It's pretty likely that the historical topics that interest you are represented in this course. The University of Manchester
has one of the most diverse groups of research-active historians in the country. It includes historians interested in the ancient world from classical Athens through to later antiquity, historians of early and late medieval Europe and England, early-modern religious, political, economic and social historians, as well as a very wide range of later modern political, social, cultural and economic historians of Britain, Europe, Africa and east/ south Asia. Together they achieved a "5" rating in the most recent national Research Assessment Exercise.
The advantage of the MA in History as that, within the framework of our 180-credit degree, you select advanced course-units from our large list, to shape a package that interests and suits you. You can also include excellent graduate courses offered by the Centre for the History of Science, Technology and Medicine, as well by the depts of English, History of Art, and the social sciences and economic depts. Students who wish to combine cultural history with other specialisms, study and research economic and social history without taking the analytical core course required in the ESRC-recognised MA in Economic and Social History, or combine elements of modern British and Modern European history, might, for example consider this the course for them.
Taught courses should also be chosen so as to equip you to develop your own research into something that really interests you. For over a hundred years the University of Manchester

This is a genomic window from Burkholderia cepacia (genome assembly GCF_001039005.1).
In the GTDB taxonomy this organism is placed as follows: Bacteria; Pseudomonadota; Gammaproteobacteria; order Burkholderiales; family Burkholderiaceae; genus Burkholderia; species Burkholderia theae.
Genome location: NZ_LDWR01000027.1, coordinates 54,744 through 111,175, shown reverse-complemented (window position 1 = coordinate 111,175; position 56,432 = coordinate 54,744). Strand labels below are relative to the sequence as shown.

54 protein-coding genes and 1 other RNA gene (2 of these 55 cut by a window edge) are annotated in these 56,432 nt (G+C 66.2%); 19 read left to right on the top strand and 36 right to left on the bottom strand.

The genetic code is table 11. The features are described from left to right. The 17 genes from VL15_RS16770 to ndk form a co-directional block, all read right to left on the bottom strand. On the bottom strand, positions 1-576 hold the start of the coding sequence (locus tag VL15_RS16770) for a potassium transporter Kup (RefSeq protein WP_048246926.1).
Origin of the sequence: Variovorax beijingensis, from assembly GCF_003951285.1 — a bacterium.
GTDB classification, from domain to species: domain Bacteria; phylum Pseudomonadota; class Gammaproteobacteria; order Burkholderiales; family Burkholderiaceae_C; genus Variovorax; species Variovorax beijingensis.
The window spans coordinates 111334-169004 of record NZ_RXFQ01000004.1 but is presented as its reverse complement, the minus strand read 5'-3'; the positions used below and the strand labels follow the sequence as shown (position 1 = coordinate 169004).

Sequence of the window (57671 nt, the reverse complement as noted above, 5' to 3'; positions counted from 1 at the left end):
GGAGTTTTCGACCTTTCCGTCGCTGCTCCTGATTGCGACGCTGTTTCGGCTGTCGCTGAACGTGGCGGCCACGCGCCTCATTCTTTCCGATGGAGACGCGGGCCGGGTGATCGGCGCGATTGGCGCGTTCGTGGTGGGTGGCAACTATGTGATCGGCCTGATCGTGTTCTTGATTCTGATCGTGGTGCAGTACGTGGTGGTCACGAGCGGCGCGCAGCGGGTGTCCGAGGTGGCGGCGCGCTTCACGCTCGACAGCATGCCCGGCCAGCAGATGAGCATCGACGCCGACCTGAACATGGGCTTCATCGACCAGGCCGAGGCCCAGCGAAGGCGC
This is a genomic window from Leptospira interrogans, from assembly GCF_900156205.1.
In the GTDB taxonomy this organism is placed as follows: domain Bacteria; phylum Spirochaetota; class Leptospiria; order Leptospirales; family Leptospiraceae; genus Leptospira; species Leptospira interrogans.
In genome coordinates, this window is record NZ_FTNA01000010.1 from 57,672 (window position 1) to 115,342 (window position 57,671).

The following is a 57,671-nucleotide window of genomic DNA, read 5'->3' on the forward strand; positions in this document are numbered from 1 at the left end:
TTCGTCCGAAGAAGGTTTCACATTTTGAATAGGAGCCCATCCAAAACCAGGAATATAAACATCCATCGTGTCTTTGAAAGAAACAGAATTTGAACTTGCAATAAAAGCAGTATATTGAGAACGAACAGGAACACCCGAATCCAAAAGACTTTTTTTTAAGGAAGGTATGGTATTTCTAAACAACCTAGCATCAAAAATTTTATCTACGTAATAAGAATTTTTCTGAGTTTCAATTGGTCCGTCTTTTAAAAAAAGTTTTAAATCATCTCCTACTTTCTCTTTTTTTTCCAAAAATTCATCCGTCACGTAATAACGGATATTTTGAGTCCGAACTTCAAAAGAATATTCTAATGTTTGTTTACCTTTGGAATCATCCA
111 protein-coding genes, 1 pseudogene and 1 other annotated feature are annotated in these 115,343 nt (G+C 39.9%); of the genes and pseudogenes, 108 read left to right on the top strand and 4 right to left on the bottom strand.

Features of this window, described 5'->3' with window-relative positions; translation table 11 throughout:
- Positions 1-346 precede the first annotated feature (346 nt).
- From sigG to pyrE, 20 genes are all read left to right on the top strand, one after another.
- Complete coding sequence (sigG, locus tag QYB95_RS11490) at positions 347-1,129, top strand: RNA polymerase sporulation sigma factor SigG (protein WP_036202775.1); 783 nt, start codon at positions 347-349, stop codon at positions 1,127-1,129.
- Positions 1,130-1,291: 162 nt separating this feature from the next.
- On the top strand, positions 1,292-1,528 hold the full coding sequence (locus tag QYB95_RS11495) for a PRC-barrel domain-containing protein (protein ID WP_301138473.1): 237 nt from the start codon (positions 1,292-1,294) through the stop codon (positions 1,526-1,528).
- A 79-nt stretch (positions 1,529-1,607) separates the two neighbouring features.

has led the way in constructing 'history' in Britain as a research-orientated academic discipline; it was here that the undergraduate dissertation was innovated as the centrepiece of the final year BA syllabus. The same creative commitment to research training underpins this MA Programme. It provides a thorough training in the skills needed to pursue postgraduate research, and high quality supervision of your topic during the remainder of the course. The research orientation of the staff and the diversity of interests emphasised above, ensure that expert supervision is available on a very wide range of historical topics. The library and archival resources for historical research are virtually unequalled outside Oxbridge and London. The John Rylands University Library and its Deansgate manuscript collection, the Cheetham Library, the Manchester Central Library, the National Museum of Labour History and the Working Class Movement Library in Salford are among the resources which make Manchester a superb place for graduate study and research in history.
The MA is an excellent qualification in its own right, teaching skills in research design and planning that are transferable to many modern project-based jobs; it is also a vital first step to research for the Ph.D. It is open to both full and part-time students. The full-time course is one year, the part-time course two.
Students accepted for the MA in History may compete for Arts and Humanities Research Council studentships. In 2005 we awarded six studentships of £3,000 each (with Classics and Ancient History). Additional information on funding for 2006 can be found on the Postgraduate Education website.